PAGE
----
Keeping up with the transition
Investment manager consultancy bfinance last week published its latest insights into renewable energy and the sector has, it said, undergone “substantial changes” since bfinance last produced a similar report in 2019. The full report can be downloaded here, but here are some key takeaways:
- Managers turn developers: Greenfield investment is now in the mainstream and investors need to separate construction and development risk. Construction premia in shovel-ready projects have dropped significantly and managers have moved to take on more development risk, including the hiring of internal O&M teams. This leads to questions about fee structures, which often contain milestone payments to what was previously external contractors.
- Not all PPAs are created equal: Investors should be wary of the different types of power-purchase agreements, with some “significantly more exposed” to merchant-power prices than others. The “fundamental premise that ‘contractual revenue’ in renewable energy translates into ‘price certainty and minimal counterparty risk’ is changing”, the report stated.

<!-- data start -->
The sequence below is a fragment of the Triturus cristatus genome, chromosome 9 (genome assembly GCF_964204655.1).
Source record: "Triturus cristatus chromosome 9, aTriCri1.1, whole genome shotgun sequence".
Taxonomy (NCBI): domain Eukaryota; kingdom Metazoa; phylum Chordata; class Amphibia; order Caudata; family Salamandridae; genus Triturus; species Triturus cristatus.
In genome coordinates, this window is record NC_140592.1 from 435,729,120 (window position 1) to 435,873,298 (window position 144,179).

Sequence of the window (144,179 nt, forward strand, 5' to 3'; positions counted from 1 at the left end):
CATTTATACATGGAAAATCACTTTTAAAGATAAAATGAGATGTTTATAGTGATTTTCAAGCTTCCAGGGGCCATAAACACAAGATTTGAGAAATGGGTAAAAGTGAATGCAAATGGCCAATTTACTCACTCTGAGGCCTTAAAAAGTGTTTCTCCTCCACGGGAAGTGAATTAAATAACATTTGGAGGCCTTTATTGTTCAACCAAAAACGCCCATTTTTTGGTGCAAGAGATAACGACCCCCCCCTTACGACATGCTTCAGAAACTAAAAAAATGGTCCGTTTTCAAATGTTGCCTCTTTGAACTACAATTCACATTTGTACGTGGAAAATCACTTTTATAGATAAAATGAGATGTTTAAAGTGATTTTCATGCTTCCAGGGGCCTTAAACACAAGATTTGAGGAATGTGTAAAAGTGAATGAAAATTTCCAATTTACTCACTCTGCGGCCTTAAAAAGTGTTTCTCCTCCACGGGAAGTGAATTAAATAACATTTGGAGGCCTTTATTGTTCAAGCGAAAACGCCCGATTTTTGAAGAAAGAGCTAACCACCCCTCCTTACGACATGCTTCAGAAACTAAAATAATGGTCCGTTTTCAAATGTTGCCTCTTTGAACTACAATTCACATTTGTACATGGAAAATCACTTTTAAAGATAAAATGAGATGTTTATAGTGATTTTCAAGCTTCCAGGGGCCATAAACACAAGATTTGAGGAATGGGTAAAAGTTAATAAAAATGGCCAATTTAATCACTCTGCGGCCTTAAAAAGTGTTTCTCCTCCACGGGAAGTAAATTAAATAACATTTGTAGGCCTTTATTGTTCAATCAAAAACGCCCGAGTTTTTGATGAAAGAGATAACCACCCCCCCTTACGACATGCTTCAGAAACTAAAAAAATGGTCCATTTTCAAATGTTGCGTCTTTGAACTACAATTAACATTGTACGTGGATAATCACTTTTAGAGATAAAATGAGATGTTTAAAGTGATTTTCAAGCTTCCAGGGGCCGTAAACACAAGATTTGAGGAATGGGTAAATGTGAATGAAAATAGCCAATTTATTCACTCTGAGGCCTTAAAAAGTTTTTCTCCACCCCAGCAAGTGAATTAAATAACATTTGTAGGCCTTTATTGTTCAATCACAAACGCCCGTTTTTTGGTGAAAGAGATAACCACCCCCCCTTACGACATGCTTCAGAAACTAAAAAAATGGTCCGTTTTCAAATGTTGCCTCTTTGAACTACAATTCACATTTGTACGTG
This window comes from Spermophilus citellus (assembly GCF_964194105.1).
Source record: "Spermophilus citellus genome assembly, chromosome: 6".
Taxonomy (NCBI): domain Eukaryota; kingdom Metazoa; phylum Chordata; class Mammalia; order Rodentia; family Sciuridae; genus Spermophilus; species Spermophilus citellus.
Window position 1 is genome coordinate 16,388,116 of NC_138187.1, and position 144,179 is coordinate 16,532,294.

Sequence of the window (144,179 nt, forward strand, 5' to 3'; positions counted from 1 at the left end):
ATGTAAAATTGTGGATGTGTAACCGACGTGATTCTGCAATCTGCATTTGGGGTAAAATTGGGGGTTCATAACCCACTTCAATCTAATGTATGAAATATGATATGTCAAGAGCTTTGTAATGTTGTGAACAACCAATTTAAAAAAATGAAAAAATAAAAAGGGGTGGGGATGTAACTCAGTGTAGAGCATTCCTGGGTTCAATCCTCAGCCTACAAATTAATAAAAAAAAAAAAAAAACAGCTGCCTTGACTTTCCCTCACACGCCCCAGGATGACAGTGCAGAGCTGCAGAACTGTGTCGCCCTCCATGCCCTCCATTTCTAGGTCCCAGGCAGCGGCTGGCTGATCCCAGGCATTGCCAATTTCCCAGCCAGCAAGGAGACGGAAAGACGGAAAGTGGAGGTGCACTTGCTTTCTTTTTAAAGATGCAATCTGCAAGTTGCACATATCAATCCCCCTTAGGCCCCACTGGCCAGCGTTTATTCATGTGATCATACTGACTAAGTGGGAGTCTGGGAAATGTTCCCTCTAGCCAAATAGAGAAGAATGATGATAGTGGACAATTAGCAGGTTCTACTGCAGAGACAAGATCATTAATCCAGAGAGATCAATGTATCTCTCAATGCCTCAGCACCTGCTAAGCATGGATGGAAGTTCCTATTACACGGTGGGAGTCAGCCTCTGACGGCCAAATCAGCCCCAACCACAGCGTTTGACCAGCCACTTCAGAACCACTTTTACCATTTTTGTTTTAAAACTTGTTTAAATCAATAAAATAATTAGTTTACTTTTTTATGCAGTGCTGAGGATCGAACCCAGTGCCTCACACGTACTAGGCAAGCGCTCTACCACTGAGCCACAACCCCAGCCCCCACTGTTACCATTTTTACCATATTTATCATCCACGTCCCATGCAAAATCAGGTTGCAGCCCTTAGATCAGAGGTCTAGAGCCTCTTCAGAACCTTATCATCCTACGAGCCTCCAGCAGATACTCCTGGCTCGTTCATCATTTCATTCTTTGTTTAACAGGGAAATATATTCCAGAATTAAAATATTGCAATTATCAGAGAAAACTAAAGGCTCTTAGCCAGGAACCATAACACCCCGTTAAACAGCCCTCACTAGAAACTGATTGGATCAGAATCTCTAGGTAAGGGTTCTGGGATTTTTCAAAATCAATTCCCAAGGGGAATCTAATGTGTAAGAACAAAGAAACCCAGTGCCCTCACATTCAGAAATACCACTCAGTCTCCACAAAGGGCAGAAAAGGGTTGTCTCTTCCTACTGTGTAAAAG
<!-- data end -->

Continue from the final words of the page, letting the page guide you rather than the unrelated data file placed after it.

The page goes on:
- Walk the ESG talk: While observing that standards are improving, bfinance noted some still falling short in ESG, with greenwashing a “growing challenge”. Some managers, it added, talk about ESG but lack an ESG section in investment committee documents. “Even ESG-related industry awards are no guarantee of strong integration,” bfinance said. Duly warned.
CMA ruling to get UK taps running again
More than a year after UK water quartet Anglian Water, Bristol Water, Northumbrian Water and Yorkshire Water appealed regulator Ofwat’s price controls, the matter has been drawn to a close after the Competition and Markets Authority ruled in their favour.
In September, the CMA provisionally reversed Ofwat’s 2.96 percent allowed return to 3.5 percent – the final ruling last week brought this down to 3.2 percent.
While the matter is now finally settled, it’s not quite water under the bridge.